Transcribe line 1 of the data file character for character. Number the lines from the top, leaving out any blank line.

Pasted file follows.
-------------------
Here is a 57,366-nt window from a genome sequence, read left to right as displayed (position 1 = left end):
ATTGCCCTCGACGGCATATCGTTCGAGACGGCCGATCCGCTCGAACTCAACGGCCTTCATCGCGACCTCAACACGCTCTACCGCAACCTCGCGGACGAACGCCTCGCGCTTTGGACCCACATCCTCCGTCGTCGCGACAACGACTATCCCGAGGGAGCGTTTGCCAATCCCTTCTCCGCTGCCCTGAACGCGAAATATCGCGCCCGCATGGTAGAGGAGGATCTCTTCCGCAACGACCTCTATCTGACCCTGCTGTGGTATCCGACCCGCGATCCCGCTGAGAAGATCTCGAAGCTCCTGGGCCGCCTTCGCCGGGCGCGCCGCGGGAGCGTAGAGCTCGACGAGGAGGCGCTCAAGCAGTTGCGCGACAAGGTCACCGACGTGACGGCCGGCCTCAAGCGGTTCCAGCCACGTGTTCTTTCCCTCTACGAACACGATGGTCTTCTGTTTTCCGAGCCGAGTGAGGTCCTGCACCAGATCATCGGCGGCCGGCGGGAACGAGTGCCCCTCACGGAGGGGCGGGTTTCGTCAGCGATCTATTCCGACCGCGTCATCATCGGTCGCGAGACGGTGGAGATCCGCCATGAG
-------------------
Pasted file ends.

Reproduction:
Here is a 57,366-nt window from a genome sequence, read left to right as displayed (position 1 = left end):